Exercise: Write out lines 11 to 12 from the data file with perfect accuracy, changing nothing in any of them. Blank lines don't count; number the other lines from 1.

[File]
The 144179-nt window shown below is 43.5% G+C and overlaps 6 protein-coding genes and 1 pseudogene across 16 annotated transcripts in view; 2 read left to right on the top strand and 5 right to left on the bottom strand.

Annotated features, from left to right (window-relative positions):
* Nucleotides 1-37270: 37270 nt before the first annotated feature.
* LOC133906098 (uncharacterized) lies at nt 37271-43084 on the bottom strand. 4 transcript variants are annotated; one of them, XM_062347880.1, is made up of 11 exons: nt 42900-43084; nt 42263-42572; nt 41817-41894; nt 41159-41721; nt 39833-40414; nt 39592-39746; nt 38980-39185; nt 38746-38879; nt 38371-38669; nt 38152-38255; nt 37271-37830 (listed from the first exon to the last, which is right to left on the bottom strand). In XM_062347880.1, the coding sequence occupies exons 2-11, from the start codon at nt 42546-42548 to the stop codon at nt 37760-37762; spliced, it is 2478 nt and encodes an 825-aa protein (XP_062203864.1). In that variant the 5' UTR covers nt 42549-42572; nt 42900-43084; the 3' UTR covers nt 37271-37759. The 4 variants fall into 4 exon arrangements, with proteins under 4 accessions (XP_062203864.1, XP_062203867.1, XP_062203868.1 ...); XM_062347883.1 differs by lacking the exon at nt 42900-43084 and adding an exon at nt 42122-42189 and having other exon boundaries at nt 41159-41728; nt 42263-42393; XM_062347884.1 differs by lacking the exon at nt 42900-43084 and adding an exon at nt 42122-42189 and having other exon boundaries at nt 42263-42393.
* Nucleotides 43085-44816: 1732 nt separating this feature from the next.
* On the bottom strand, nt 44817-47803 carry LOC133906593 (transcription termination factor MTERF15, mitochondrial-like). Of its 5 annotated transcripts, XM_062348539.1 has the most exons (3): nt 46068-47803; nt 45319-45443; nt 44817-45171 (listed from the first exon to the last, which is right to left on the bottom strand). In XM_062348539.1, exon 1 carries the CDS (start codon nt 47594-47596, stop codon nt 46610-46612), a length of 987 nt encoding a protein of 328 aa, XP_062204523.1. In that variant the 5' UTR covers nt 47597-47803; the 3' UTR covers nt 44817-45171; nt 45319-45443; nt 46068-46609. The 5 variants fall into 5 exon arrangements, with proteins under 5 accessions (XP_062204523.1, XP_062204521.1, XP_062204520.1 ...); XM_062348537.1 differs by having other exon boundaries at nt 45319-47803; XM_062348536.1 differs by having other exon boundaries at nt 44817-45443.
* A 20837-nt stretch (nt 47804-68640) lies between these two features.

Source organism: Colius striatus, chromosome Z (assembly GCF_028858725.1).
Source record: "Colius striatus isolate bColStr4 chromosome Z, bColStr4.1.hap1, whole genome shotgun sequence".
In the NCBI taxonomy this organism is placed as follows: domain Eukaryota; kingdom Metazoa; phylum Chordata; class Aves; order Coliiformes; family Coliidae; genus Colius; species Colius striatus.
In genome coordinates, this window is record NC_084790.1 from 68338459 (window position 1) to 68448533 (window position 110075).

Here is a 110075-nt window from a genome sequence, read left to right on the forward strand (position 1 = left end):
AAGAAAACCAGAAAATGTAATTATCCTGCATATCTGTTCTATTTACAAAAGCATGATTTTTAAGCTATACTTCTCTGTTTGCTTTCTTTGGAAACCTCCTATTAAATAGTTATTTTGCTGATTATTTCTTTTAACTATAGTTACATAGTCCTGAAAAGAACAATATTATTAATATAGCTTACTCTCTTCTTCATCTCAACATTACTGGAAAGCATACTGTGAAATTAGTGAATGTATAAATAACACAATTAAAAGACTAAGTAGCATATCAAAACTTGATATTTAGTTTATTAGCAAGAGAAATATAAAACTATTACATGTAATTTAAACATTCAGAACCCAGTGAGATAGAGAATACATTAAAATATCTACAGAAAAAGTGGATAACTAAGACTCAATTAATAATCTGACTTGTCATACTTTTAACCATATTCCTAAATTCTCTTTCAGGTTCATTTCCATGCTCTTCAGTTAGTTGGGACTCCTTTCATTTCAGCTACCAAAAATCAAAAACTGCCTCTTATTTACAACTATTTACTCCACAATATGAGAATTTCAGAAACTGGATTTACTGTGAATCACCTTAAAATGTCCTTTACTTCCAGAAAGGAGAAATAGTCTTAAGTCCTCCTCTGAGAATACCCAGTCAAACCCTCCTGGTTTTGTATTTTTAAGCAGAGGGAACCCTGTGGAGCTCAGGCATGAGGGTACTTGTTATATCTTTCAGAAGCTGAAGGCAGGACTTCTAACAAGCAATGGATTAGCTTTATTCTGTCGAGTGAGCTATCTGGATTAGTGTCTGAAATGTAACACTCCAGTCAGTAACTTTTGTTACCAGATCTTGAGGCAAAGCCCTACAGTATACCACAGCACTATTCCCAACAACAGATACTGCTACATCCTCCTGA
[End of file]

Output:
In genome coordinates, this window is record NC_084790.1 from 68338459 (window position 1) to 68448533 (window position 110075).

Here is a 110075-nt window from a genome sequence, read left to right on the forward strand (position 1 = left end):